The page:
While I enjoy spending time with my family over the Thanksgiving holiday, I have to admit that I look forward to switching off my brain for just a couple days. That isn’t easy though, because this is often the one time of year I get to see them, and I want to hear about their lives and tell them about my own.
For Mary Washington students, this can be a welcome break just before the start of finals. Many students, however, find themselves more stressed about this break than other students. Over the years, I’ve found there are two main reasons why some students find Thanksgiving break difficult: they are exhausted from a busy semester and they come home to an understandably curious group of family and friends asking about the future. Fortunately, the purpose of Thanksgiving is guidance to help us enjoy the holiday.
Earlier this week, it was announced that since August 21, 2019, over 600 events for students on campus sponsored or organized by UMW’s Division of Student Involvement. That averages to about 8 events per day of varying sizes and topics. And that number doesn’t include athletic events, department related events, the 130 events sponsored by the Career Center, and more. Research shows that student engagement outside of the classroom correlates positively with success in college. On top of that, many of these events are created and managed by students and student groups, which is great experience.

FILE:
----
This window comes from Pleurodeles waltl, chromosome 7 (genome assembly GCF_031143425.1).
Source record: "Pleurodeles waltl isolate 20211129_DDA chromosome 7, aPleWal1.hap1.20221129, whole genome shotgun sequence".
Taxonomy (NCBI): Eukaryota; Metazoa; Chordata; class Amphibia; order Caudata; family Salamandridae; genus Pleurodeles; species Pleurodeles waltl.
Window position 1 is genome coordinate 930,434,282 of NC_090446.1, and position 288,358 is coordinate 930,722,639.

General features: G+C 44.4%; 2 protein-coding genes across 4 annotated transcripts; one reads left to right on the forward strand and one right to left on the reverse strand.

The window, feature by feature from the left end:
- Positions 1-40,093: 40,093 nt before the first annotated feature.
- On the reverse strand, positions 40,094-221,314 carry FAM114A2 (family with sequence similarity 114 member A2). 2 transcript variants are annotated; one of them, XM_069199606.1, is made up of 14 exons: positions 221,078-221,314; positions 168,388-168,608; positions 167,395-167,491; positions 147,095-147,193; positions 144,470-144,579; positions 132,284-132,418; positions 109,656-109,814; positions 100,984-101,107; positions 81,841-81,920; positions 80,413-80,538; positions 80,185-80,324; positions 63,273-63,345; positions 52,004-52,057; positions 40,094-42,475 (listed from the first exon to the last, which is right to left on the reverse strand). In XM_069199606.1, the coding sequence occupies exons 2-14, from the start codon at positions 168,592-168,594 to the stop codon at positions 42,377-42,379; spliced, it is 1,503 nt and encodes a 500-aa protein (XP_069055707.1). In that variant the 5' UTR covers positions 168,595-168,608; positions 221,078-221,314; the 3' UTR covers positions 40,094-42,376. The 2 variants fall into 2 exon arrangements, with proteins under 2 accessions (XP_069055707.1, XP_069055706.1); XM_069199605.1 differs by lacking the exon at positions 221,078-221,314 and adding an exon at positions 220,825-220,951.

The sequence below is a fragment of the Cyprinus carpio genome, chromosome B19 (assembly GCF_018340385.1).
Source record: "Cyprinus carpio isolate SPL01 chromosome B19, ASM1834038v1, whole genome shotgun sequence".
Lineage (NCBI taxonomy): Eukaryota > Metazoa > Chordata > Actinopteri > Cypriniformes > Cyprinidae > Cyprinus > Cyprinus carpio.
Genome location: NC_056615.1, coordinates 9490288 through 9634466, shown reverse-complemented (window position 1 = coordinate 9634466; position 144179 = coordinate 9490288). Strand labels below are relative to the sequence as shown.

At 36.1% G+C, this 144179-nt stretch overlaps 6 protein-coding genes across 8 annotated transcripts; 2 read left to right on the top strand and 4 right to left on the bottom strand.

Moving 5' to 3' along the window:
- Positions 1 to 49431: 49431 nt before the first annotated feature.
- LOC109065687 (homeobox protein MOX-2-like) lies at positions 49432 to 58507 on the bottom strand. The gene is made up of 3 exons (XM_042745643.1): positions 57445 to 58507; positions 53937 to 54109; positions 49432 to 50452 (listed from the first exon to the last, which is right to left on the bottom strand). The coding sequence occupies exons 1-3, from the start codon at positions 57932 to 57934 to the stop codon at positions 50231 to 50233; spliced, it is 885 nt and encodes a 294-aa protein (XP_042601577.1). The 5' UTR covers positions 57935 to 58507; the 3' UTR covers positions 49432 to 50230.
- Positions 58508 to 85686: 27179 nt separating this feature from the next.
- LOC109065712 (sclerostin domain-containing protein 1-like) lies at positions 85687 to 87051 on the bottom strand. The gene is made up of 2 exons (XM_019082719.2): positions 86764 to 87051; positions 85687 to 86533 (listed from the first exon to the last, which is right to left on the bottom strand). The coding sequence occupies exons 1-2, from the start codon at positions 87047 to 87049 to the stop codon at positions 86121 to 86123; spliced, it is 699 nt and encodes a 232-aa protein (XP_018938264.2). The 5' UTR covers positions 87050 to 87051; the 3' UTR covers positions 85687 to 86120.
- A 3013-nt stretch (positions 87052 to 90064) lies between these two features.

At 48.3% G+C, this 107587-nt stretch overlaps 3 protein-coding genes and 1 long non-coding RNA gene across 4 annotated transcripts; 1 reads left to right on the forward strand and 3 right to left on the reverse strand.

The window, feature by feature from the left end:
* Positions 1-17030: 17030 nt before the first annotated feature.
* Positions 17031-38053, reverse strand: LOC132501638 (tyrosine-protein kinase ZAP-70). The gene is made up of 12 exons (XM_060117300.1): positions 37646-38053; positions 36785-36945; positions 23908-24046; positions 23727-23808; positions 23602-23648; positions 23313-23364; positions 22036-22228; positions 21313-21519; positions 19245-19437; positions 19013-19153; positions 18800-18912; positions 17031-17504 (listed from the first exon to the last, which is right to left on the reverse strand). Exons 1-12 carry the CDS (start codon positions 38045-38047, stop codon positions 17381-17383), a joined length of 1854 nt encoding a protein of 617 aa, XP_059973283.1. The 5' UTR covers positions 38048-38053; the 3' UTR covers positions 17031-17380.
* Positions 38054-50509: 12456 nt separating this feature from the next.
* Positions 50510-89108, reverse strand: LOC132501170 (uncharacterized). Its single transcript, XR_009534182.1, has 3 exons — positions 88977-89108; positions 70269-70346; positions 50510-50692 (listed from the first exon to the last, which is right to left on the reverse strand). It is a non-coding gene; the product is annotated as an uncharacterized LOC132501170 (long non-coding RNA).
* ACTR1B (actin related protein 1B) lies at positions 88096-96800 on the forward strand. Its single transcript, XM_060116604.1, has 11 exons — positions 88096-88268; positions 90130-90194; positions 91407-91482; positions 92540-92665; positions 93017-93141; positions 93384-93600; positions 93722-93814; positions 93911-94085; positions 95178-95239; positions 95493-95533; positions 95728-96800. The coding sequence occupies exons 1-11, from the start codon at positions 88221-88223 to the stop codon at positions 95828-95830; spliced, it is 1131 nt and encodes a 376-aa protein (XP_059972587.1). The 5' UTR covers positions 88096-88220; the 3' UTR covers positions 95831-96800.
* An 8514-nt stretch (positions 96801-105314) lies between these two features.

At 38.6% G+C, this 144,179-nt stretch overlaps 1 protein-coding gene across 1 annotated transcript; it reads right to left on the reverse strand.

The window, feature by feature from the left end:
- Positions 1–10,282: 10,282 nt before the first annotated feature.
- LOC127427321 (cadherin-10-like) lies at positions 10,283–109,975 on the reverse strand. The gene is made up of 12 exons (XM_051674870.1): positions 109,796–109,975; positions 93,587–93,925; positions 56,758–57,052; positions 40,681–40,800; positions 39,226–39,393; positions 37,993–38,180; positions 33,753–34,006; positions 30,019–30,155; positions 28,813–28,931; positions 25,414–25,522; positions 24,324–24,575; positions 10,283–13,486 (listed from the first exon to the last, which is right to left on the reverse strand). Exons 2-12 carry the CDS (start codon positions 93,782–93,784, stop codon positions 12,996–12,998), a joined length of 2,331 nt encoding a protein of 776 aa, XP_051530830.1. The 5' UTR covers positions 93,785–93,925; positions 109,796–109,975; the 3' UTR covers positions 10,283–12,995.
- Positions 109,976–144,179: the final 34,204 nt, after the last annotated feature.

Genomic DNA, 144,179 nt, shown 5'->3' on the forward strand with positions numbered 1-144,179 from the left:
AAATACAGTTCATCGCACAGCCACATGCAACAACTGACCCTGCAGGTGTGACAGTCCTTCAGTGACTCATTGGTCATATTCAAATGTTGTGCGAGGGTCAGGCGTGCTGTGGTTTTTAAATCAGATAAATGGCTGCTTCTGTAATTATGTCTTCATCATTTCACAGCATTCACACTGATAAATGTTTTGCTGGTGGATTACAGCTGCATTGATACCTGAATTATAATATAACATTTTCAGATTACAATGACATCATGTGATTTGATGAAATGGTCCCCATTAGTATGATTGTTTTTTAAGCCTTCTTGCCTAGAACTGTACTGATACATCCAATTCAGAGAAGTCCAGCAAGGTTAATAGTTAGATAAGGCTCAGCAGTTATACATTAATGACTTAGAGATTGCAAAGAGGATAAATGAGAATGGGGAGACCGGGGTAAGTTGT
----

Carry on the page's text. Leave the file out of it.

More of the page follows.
Just thinking about the amount of information and expectations students face every day is exhausting. And thinking back to my anxiety around the finals and project due just after Thanksgiving, I’m sure many of our students might find it difficult to fully relax.
Thanksgiving break is the first time that family and friends have to hear about their students’ experiences in colleges and plans for the future. It’s human nature to be curious and offer support. For many of our students, though, well-intentioned questions about their future can create stress or anxiety, and make it more difficult for them to enjoy time with family and friends. And hearing about their friends’ great experiences at other institutions can lead to doubts about the decisions they have made.
Fortunately, the very purpose of Thanksgiving offers guidance for all of us when we feel overwhelmed: gratitude. Awareness of and gratitude for who we are now is a great way open up mental and emotional space for the positives in out lives. Doing that increases the amount of joy I experience with my family and helps me relax. This also gives me a chance to appreciate what I accomplished and what went well over the last year instead of obsessing about my perceived failures. Research shows that focusing on strengths and positives is healthier mentally and physically, and generates more confidence going into the finals season.
Thank you for all you do in support of your students and UMW. And best wishes for a relaxing, gratitude-filled holiday.
Dr. Paul Binkley, Executive Director, UMW Center for Career & Professional Development